The cost of living indexes in Columbia, SC are based on a U.S. average of 100. An amount below 100 means Columbia is cheaper than the U.S. average. A cost of living index above 100 means Columbia, South Carolina is more expensive. Columbia cost of living is 90.8 . Housing is the biggest factor in the cost of living difference. The median home price in Columbia is $158,449.
Military CAC or ID Holders
If you are traveling in the same vehicle as a military sponsor (Military ID or Common Access Card holder), you do not need a visitors' pass or background check to enter the installation, provided your visit is escorted by the sponsor. DBIDs cardholders are NOT sponsors. If you are an DBIDS Cardholder, visitors in your vehicle will need to be vetted on to the installation by having a background check.
Visitor Control Center (VCC)<
Hours of Operation: Monday - Sunday, 0500 - 2000 (5:00 a.m. - 8:00 -p.m.)
Location: Bldg. 4297, just inside the main gate (gate 2), exit 12 (off Interstate I-77)
Call (803) 751-6019 for information regarding installation access.
It is no longer permissible to use cell phones while driving a car on post.
General Delivery Mail Services
Military personnel, DoD civilians and their command sponsored family members on Permanent Change of Station (PCS) orders receive General Delivery mail through the Administrative Service Division (ASD) Official Mail and Distribution Center here at Fort Jackson. General delivery is temporary in nature and those individuals intending to reside off the military installation or in military housing must provide ASD a permanent mailing address within 45 days of checking into the local command or mail shall be returned to sender (RTS). The following rules apply when it comes to General Delivery mail services: (1) Any designated family member with a valid identification card may receive mail for any family member. (2) Restricted Delivery mail can be delivered to an authorized agent by the addressee. (3) The sponsor may state in writing that family members cannot have access to the sponsor's mail. (4) The sponsor cannot control the delivery of mail addressed to the spouse. (5) The sponsor may control delivery of minor family member’s mail. (6) Mail must be held for addressees who are absent temporarily. (7) Addressee may refuse unopened mail by writing the word "Refused" on the front of the envelope or wrapper, sign it, and date it. If the addressee declines to make the endorsement, ASD’s Official Mail Manager (OMM) must write the words "Refused by addressee," date it, and sign it. The OMM will return mail refused by the addressee to the servicing post office for disposition by its class. Any questions concerning General Delivery mail services, please call 803-751-4585.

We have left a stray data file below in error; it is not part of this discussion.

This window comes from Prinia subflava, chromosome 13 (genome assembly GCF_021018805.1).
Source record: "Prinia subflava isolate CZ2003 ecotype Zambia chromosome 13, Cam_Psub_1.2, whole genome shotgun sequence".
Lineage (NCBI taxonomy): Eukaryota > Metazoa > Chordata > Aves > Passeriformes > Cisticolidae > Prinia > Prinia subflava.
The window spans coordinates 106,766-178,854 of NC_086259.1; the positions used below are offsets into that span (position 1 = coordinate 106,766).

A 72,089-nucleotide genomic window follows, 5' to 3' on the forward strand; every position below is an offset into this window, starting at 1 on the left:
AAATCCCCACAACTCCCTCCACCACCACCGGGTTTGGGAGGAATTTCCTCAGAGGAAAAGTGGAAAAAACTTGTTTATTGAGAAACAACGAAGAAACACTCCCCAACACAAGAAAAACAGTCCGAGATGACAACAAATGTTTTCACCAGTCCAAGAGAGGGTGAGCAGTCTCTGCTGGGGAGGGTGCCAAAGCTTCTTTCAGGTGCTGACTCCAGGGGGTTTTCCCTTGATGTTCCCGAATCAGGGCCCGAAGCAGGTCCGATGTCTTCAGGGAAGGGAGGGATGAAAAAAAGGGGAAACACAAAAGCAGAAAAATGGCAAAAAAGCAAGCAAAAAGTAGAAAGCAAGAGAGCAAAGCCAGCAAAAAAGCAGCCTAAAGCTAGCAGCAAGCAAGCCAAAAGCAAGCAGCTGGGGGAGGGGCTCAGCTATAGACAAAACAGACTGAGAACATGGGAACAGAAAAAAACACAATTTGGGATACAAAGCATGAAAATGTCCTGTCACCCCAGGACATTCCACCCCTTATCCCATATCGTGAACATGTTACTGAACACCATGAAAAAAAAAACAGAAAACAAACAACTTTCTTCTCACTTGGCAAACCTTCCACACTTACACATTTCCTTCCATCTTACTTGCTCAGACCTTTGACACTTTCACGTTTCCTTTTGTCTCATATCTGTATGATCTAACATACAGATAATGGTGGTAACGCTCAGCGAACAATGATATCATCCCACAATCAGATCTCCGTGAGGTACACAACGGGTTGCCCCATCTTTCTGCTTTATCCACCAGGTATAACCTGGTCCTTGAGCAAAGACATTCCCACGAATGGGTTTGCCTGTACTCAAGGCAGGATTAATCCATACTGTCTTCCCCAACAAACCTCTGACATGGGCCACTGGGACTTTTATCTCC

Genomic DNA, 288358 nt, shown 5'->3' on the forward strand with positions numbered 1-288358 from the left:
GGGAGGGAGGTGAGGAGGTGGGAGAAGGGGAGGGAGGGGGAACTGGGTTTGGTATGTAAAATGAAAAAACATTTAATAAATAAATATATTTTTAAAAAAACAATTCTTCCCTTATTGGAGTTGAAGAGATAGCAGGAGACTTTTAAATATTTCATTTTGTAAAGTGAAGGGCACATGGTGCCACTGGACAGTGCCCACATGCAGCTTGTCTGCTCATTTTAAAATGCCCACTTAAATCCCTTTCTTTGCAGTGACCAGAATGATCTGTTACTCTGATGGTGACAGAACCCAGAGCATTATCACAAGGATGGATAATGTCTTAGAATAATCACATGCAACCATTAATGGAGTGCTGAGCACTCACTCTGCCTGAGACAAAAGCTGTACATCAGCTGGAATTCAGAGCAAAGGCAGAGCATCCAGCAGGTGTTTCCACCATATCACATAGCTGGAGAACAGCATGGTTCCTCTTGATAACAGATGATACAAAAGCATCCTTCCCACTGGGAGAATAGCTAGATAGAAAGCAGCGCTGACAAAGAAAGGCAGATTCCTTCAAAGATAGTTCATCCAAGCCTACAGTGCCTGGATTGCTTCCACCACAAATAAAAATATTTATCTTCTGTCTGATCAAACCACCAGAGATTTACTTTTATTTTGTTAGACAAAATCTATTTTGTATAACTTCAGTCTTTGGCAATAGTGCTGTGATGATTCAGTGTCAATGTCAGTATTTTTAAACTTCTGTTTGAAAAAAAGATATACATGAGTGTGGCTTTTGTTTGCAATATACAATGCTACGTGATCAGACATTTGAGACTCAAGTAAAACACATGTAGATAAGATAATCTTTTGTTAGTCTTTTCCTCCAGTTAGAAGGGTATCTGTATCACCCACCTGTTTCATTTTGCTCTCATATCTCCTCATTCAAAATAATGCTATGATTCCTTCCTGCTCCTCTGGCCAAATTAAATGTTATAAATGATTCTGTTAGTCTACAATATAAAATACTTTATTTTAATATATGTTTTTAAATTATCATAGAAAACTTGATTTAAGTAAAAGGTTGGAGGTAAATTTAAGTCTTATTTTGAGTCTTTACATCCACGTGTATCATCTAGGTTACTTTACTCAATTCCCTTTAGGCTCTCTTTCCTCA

If you prefer, you may obtain a personal mailbox in advanced by calling UPS (located at the PX) (803) 227-2692.
Defense Service Network (DSN) Dialing Instructions
The DSN is the provider of long-distance communications service for the Department of Defense (DoD). Every installation has a special DSN number and the numbers vary by world-wide location. In order to place a call using DSN, the caller must be using a military phone on an installation. Cell phones cannot dial DSN numbers. When dialing a DSN number from a United States installation to another United States installation, it is unnecessary to dial the DSN 312 area code. When dialing a DSN number to/from overseas locations, the DSN area code must be included. The operator can be reached at commercial (719) 567-1110. Please note that long distance charges may be incurred.
Fort Jackson trains and develops Soldiers in order to build readiness at scale for our Army and provides a community where our Soldiers, Army Civilians, and Families have every opportunity to excel.
Fort Jackson, adjacent to Columbia, S.C. is a 53,000 acre U.S. Army Training Center. Named for President Andrew Jackson-- a South Carolina native -- it was originally established in 1917 when it trained men of the 30th and 81st Infantry Divisions. Between 1925 and 1940 it served as an encampment and training area for the S.C. National Guard. It became a permanent Army garrison in 1940 and lost its former name of Camp Jackson. After World War II Ft. Jackson became a replacement training center. During the Korean War, the 8th and 31st Infantry Divisions trained here. In 1973, Fort Jackson was appointed as a U.S. Army Training Center, and since 1995, Fort Jackson is home to new training facilities and schools; including the U.S. Army Soldier Support Institute, the Department of Defense Chaplain Center and School, and the Defense Academy for Credibility Assessment. Today, Fort Jackson is the biggest and most active Initial Entry Training center in the entire U.S Army training 50 percent of all Soldiers and 60 percent of the women entering the Army each year.